Safer radiologic imaging of otolaryngologic disease in children

Advances in diagnostic imaging have benefited children with otolaryngologic disease, allowing shorter hospital stays, fewer invasive procedures, more targeted surgical procedures, and earlier and more precise diagnoses. However, despite improved technology, concerns about exposure of children to ionizing radiation have recently come to the forefront, according to a commentary in the July 2012 issue of Otolaryngology–Head and Neck Surgery.

Children have more radiosensitive body tissues than adults, and also tend to live longer, giving the effects of time to manifest. According to sources cited in the study, about seven million CT scans are performed on children every year in the United States alone, and medical source radiation exposure accounts for almost half our total radiation exposure in the United States.

This commentary discusses efforts "to reduce the exposure of children to radiation from , with focus on the responsibilities of the otolaryngologist in such efforts." The challenge lies, the authors write, in determining when CT scans are necessary and making this information widely available to otolaryngologists and others.

Several suggestions and resources are provided. The authors discuss the ALARA principle (As Low As Reasonably Achievable) and suggest that reducing radiation dosage is as simple as scanning only the indicated area. Two online resources exist: The American College of Radiology has provided Appropriateness Criteria (acr.org/ac) and the Alliance for Radiation Safety in Pediatric Imaging has created the site www.imagegently.org.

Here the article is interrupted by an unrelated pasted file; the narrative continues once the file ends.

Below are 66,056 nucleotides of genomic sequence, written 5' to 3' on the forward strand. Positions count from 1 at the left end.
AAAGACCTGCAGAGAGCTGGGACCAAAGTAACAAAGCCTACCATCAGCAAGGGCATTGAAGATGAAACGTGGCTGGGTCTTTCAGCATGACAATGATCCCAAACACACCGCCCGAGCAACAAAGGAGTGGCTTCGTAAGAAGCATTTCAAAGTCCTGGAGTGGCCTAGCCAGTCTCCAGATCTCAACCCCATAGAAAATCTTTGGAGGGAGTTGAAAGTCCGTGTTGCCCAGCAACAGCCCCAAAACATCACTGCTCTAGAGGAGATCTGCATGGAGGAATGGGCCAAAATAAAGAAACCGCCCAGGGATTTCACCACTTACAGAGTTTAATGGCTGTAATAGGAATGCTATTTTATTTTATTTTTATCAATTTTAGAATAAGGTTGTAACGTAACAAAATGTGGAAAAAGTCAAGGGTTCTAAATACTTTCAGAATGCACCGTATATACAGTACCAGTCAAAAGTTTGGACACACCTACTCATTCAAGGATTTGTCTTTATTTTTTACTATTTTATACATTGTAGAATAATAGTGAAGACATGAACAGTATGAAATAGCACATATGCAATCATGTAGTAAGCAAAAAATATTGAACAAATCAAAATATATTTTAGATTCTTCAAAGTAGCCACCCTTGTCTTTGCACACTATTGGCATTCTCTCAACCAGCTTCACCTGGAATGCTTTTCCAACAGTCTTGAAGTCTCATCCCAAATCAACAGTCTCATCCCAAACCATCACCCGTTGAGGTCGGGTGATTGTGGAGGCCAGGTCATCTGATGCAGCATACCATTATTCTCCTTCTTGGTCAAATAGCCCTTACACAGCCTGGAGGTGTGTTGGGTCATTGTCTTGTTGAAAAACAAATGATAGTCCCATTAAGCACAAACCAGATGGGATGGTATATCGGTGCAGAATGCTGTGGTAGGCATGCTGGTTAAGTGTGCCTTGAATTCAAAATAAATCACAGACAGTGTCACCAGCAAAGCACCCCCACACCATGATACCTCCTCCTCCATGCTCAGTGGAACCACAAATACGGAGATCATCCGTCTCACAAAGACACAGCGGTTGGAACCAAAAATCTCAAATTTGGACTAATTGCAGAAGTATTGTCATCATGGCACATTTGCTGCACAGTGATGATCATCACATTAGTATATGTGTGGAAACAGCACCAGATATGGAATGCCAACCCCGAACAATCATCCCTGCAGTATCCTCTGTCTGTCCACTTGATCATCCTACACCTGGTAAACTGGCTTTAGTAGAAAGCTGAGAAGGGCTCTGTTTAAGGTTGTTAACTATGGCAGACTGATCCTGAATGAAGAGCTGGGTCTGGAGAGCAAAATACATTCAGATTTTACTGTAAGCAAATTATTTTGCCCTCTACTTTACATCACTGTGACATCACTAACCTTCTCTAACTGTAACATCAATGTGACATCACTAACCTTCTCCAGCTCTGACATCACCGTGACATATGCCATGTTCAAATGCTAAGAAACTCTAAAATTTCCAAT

Other sources cited in the study provide three strategies to reduce radiation exposure from CT scans: 1) order fewer CT scans, 2) use another imaging modality that does not use when possible, 3) reduce the radiation dose of each study.

The authors conclude that "safer imaging of children is a shared responsibility." It is important to order the right test at the right time, and to "consider the appropriateness of imaging, assuring that the best modality is being ordered, that the imaging actually influences management, and that the timing of imaging is ideal."

Related Stories

Safer CT scanning for children developed

date Apr 04, 2011

A research team at the Queen Silvia Children's Hospital has developed a method that allows the lowest possible dose of radiation for children having a CT scan while still obtaining good image quality, reveals a thesis from ...

Recommended for you

The extreme athlete who built a new knee

date 22 hours ago

When Brian Bartlett was 24 he was hit by a car from behind so hard it ripped his right leg off instantly. It all happened so fast. He doesn't like to talk about it. "You really can't understand," he told me. "There's just ...

User comments

Please sign in to add a comment. Registration is free, and takes less than a minute. Read more

Click here to reset your password.
Sign in to get notified via email when new comments are made.